Lilian May Miller

Theme/Style – Oriental motifs, landscapes, figurative art

Media – Graphic arts, printmaking, oils, watercolors, book illustration, photography

Artistic Focus – Lilian Miller painted delicate, beautiful Asian imagery. While most other artists in her genre trained in Western art schools and only later explored Japanese techniques, Miller saw Japanese painting and printmaking as her first mode of artistic expression; and while many artists turned their work over to publishers, Miller did all of her own carving and printing as part of her devotion to the Japanese art tradition.

Career Highlights –

• Born in Tokyo in 1895, the daughter of a U.S. Consul General, Lilian May Miller was educated at the American School there. At age nine she began her training in Japanese painting methods under the court painter to the Emperor, and at age 12 was exhibited at the Imperial Salon at the Ueno Academy of Fine Arts.
• When her family came back to the U.S. in 1913, Miller attended Vassar College, earning a Bachelor of Arts Degree.
• Returning to Japan, Miller studied with the progressive artist Shimada Bokusen, receiving numerous awards and, inspired by her friend Helen Hyde, after 1920 she specialized in making woodblock prints in the Japanese manner. Many of her finished prints as well as paintings were destroyed in the Great Kanto earthquake in 1923.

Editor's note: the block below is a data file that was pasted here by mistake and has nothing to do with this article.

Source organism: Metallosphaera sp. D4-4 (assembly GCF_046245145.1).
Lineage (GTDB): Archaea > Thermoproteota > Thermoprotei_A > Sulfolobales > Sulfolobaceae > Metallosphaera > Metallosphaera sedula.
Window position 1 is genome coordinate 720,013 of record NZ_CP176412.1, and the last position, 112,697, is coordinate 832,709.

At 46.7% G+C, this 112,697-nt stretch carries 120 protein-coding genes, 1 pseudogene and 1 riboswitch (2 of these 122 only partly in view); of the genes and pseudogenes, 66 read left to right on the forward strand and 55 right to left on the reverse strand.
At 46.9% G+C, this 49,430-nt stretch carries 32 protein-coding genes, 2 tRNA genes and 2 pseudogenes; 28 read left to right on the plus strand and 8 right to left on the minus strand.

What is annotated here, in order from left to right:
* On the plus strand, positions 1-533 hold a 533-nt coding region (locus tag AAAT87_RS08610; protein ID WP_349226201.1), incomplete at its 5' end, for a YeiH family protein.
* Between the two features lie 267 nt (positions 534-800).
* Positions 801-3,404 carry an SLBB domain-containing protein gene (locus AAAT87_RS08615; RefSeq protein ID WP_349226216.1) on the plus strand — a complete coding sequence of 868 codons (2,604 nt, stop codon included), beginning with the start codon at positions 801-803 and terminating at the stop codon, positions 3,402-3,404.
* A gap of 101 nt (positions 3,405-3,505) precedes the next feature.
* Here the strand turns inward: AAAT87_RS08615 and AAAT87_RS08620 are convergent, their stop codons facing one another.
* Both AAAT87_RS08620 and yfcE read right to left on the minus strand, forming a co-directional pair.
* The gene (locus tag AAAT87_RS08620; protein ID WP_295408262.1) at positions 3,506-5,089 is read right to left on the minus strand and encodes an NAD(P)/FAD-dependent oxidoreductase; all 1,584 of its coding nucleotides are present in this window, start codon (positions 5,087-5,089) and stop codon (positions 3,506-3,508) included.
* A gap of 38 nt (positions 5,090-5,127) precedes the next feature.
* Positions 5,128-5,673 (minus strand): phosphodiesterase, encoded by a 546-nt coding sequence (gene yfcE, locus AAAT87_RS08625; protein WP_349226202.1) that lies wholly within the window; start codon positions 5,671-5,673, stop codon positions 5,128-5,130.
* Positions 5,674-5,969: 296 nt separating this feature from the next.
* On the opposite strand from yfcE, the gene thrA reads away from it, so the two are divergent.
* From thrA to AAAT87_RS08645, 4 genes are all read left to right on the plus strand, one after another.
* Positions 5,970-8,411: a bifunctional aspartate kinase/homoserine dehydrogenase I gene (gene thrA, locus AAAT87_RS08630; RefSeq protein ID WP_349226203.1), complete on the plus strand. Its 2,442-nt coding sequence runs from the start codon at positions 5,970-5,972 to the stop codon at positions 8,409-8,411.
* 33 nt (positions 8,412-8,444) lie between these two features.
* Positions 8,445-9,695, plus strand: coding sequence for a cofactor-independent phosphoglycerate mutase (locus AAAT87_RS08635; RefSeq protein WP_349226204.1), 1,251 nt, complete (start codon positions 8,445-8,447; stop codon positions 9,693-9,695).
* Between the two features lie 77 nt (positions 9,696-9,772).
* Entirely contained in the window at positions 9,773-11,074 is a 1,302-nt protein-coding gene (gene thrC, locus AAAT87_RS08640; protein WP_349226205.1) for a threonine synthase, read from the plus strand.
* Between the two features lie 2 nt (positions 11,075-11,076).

• Miller authored and illustrated a book of poetry entitled Grass Blades from a Cinnamon Garden, published in 1927, and by the 1930s she was in the Los Angeles area, where she lectured on and demonstrated block printing at the California Art club.
• One of the ways Miller distributed her prints was through a network of primarily female friends and, indeed, her collectors and dealers comprised a group of key women art patrons of the time, including Empress Nagako of Japan; Lou Henry Hoover, wife of President Herbert Hoover; Anne Morrow Lindbergh; and Pasadena art dealer Grace Nicholson. It was Nicholson's Pasadena residence, now the Pacific Asia Museum, where Miller perhaps felt most at home outside Japan.
• Arriving in San Francisco in 1938, Lilian Miller lived there for only five years when cancer ended her life at the age of 47. Many of her prints were donated to Scripps College.